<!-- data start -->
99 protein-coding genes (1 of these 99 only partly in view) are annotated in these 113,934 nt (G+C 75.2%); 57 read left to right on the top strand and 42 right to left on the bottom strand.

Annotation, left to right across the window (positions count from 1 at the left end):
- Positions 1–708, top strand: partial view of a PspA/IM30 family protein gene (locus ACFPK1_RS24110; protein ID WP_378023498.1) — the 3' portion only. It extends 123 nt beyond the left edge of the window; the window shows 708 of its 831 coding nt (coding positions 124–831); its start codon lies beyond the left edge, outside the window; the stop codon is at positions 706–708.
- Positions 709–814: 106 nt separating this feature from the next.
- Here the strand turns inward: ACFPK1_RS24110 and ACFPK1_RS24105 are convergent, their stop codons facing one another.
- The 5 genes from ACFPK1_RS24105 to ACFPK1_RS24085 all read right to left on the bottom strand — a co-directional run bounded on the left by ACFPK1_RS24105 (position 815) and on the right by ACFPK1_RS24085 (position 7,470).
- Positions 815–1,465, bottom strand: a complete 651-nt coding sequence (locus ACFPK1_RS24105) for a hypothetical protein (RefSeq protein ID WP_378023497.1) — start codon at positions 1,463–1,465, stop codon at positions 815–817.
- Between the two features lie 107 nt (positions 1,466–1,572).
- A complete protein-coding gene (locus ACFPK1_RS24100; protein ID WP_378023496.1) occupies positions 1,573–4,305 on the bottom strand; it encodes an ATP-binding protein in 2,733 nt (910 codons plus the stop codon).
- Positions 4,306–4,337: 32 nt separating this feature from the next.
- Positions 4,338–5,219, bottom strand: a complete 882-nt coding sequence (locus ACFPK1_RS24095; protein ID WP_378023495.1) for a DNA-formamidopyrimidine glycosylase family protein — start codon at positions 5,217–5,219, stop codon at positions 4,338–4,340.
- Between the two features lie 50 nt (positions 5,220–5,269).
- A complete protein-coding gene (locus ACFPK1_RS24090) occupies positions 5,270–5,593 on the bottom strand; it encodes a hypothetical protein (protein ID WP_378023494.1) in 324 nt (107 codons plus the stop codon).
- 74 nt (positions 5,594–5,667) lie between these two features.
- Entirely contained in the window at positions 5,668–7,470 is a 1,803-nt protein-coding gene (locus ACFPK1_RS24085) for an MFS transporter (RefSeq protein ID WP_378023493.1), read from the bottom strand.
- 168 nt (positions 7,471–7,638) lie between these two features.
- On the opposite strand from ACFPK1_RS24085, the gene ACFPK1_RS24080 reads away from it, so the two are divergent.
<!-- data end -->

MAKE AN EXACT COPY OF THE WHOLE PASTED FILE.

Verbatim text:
99 protein-coding genes (1 of these 99 only partly in view) are annotated in these 113,934 nt (G+C 75.2%); 57 read left to right on the top strand and 42 right to left on the bottom strand.

Annotation, left to right across the window (positions count from 1 at the left end):
- Positions 1–708, top strand: partial view of a PspA/IM30 family protein gene (locus ACFPK1_RS24110; protein ID WP_378023498.1) — the 3' portion only. It extends 123 nt beyond the left edge of the window; the window shows 708 of its 831 coding nt (coding positions 124–831); its start codon lies beyond the left edge, outside the window; the stop codon is at positions 706–708.
- Positions 709–814: 106 nt separating this feature from the next.
- Here the strand turns inward: ACFPK1_RS24110 and ACFPK1_RS24105 are convergent, their stop codons facing one another.
- The 5 genes from ACFPK1_RS24105 to ACFPK1_RS24085 all read right to left on the bottom strand — a co-directional run bounded on the left by ACFPK1_RS24105 (position 815) and on the right by ACFPK1_RS24085 (position 7,470).
- Positions 815–1,465, bottom strand: a complete 651-nt coding sequence (locus ACFPK1_RS24105) for a hypothetical protein (RefSeq protein ID WP_378023497.1) — start codon at positions 1,463–1,465, stop codon at positions 815–817.
- Between the two features lie 107 nt (positions 1,466–1,572).
- A complete protein-coding gene (locus ACFPK1_RS24100; protein ID WP_378023496.1) occupies positions 1,573–4,305 on the bottom strand; it encodes an ATP-binding protein in 2,733 nt (910 codons plus the stop codon).
- Positions 4,306–4,337: 32 nt separating this feature from the next.
- Positions 4,338–5,219, bottom strand: a complete 882-nt coding sequence (locus ACFPK1_RS24095; protein ID WP_378023495.1) for a DNA-formamidopyrimidine glycosylase family protein — start codon at positions 5,217–5,219, stop codon at positions 4,338–4,340.
- Between the two features lie 50 nt (positions 5,220–5,269).
- A complete protein-coding gene (locus ACFPK1_RS24090) occupies positions 5,270–5,593 on the bottom strand; it encodes a hypothetical protein (protein ID WP_378023494.1) in 324 nt (107 codons plus the stop codon).
- 74 nt (positions 5,594–5,667) lie between these two features.
- Entirely contained in the window at positions 5,668–7,470 is a 1,803-nt protein-coding gene (locus ACFPK1_RS24085) for an MFS transporter (RefSeq protein ID WP_378023493.1), read from the bottom strand.
- 168 nt (positions 7,471–7,638) lie between these two features.
- On the opposite strand from ACFPK1_RS24085, the gene ACFPK1_RS24080 reads away from it, so the two are divergent.